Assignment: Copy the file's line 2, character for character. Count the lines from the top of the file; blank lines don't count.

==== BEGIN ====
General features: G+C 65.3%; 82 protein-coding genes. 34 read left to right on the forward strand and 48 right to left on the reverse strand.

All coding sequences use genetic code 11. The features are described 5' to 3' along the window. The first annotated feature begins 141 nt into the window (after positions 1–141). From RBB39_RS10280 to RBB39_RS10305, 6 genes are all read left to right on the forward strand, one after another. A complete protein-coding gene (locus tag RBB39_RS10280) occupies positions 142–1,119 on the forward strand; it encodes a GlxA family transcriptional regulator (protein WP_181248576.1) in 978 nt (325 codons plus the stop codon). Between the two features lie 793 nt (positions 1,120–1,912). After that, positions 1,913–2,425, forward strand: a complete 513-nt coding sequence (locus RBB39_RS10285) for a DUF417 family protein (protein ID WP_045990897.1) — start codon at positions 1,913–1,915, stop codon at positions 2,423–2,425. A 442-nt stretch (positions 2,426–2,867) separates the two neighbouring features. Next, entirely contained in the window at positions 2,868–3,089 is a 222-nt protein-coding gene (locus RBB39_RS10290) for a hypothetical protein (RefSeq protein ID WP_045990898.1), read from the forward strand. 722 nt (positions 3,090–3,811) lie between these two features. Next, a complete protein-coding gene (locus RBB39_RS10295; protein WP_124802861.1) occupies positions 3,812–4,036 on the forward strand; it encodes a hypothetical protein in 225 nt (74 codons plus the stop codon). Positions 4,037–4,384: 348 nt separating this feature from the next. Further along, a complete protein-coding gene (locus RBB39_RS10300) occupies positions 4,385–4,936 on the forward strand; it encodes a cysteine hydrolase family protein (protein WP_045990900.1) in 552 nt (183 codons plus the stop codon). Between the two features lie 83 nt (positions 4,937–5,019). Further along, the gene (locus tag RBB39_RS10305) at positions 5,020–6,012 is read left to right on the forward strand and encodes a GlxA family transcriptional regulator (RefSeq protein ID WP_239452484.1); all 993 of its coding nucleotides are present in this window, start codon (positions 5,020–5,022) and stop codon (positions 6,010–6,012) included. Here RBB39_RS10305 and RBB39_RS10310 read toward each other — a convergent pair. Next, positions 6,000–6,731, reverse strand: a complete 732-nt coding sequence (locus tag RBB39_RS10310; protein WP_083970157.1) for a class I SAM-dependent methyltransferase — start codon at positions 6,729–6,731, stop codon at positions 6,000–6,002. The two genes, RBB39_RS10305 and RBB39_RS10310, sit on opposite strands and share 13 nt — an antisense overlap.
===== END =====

All coding sequences use genetic code 11. The features are described 5' to 3' along the window. The first annotated feature begins 141 nt into the window (after positions 1–141). From RBB39_RS10280 to RBB39_RS10305, 6 genes are all read left to right on the forward strand, one after another. A complete protein-coding gene (locus tag RBB39_RS10280) occupies positions 142–1,119 on the forward strand; it encodes a GlxA family transcriptional regulator (protein WP_181248576.1) in 978 nt (325 codons plus the stop codon). Between the two features lie 793 nt (positions 1,120–1,912). After that, positions 1,913–2,425, forward strand: a complete 513-nt coding sequence (locus RBB39_RS10285) for a DUF417 family protein (protein ID WP_045990897.1) — start codon at positions 1,913–1,915, stop codon at positions 2,423–2,425. A 442-nt stretch (positions 2,426–2,867) separates the two neighbouring features. Next, entirely contained in the window at positions 2,868–3,089 is a 222-nt protein-coding gene (locus RBB39_RS10290) for a hypothetical protein (RefSeq protein ID WP_045990898.1), read from the forward strand. 722 nt (positions 3,090–3,811) lie between these two features. Next, a complete protein-coding gene (locus RBB39_RS10295; protein WP_124802861.1) occupies positions 3,812–4,036 on the forward strand; it encodes a hypothetical protein in 225 nt (74 codons plus the stop codon). Positions 4,037–4,384: 348 nt separating this feature from the next. Further along, a complete protein-coding gene (locus RBB39_RS10300) occupies positions 4,385–4,936 on the forward strand; it encodes a cysteine hydrolase family protein (protein WP_045990900.1) in 552 nt (183 codons plus the stop codon). Between the two features lie 83 nt (positions 4,937–5,019). Further along, the gene (locus tag RBB39_RS10305) at positions 5,020–6,012 is read left to right on the forward strand and encodes a GlxA family transcriptional regulator (RefSeq protein ID WP_239452484.1); all 993 of its coding nucleotides are present in this window, start codon (positions 5,020–5,022) and stop codon (positions 6,010–6,012) included. Here RBB39_RS10305 and RBB39_RS10310 read toward each other — a convergent pair. Next, positions 6,000–6,731, reverse strand: a complete 732-nt coding sequence (locus tag RBB39_RS10310; protein WP_083970157.1) for a class I SAM-dependent methyltransferase — start codon at positions 6,729–6,731, stop codon at positions 6,000–6,002. The two genes, RBB39_RS10305 and RBB39_RS10310, sit on opposite strands and share 13 nt — an antisense overlap.